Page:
Enterprise Linux customers typically pick from just two options. Although HP’s decision to support Debian could widen the playing field, the choice really comes down to Novell and Red Hat. It’s worth comparing the two in terms of product offerings and overall style.
When we speak of Novell, of course, we mean “New Novell”. By the mid-1990s, “Old Novell”, which made its fortune in the 1980s as the premier provider of PC networking software, was on the wane. Poor management and corporate arrogance had frustrated and alienated many of Old Novell’s core customers, allowing Microsoft to sweep in and dominate its traditional core markets. But then, as it teetered on the brink of irrelevance, Old Novell reinvented itself as New Novell, a premier provider of Linux software, with the aim of taking the fight back to Microsoft’s doorstep.
The reigning king penguin of Linux, of course, is Red Hat. Although the media and the vendor community like to speak of Novell and Red Hat as peers, Red Hat is far and away the market leader in enterprise Linux. In order to win some of that share for itself, New Novell has to differentiate its offering. It has done so in several ways — some tangible, others less so.
For starters, RHEL (Red Hat Enterprise Linux) is clearly Red Hat’s flagship. Most Red Hat customer engagements begin with Linux, and many end there. On the other hand, SLES (Suse Linux Enterprise Server) is functionally equivalent to RHEL in most respects, but Novell has positioned it differently. In many ways, New Novell’s flagship is not Linux but Open Enterprise Server, a product that provides Old Novell’s well-respected file, print, directory and network management services using SLES as its foundation (instead of Novell’s legacy NetWare OS).
With its latest software revision, however, Novell has begun to differentiate Suse Linux in other ways. One is on the desktop: Red Hat concentrates on enterprise servers, whereas Novell offers a fully supported workstation alternative in SLED 10 (Suse Linux Enterprise Desktop). Second, Novell has put its full support behind Xen virtualisation, touting it as a major feature of SLES 10, but Red Hat has been hesitant about formally adopting the technology.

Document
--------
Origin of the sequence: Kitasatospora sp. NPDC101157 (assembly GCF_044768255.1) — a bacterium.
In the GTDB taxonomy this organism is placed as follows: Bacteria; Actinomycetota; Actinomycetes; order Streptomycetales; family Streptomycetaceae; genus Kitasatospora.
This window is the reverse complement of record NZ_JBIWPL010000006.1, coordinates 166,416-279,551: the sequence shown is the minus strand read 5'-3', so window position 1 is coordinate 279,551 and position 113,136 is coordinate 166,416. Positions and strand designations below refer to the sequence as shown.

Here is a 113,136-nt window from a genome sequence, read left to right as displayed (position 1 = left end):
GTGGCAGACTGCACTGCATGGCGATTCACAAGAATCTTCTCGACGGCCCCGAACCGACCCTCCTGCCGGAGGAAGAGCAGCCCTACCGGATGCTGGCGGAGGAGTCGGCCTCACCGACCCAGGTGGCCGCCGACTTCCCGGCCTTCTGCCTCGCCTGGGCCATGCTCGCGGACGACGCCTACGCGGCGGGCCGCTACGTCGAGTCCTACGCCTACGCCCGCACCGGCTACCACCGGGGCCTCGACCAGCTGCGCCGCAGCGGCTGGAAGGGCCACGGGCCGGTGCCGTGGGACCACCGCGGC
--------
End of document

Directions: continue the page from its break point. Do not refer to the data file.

These are interesting differentiators, but their value is debatable. Virtualisation is a hot but nascent market, and Xen, a largely unproven technology, isn’t the only option. And desktop Linux has been queued up on the tarmac for years — who knows when it will really take off? Meanwhile, with the acquisition of JBoss, Red Hat has made arguably the more market-savvy move, adding value at higher levels of the enterprise application stack.
But Novell and Red Hat are different in an even subtler way. Call it corporate culture or call it style, the two companies present very different faces.
Consider the recent LinuxWorld Expo in San Francisco. Novell had a large booth near the entrance of the show floor, where it played host to various partners. Novell representatives were in abundance, sitting on conference panels and offering hands-on tutorial sessions. Special sessions recapped the best content from Novell’s own BrainShare conference.
Red Hat, on the other hand, was a no-show. A cocktail party it sponsored at a nearby hotel was well attended, but there was little in terms of company messages or media, customer or investor outreach; not even a promotional flyer.
Likewise, as a member of the technology media, barely a week goes by that I don’t receive some kind of email release or contact from Novell or its representatives. By comparison, I hear from Red Hat maybe once every six months.
In short, Novell is well aware that it is the New Novell. New Novell’s success depends on engaging the market, getting its message out to customers, winning developer support and building community — and it knows it. It may not be the market leader today, but it wants to go where its customers lead it.
Increasingly, however, Red Hat is aware of the fact that it is The One and Only Red Hat. Red Hat is holding the cards, and the customers will come to Red Hat.
Old Novell used to think that way.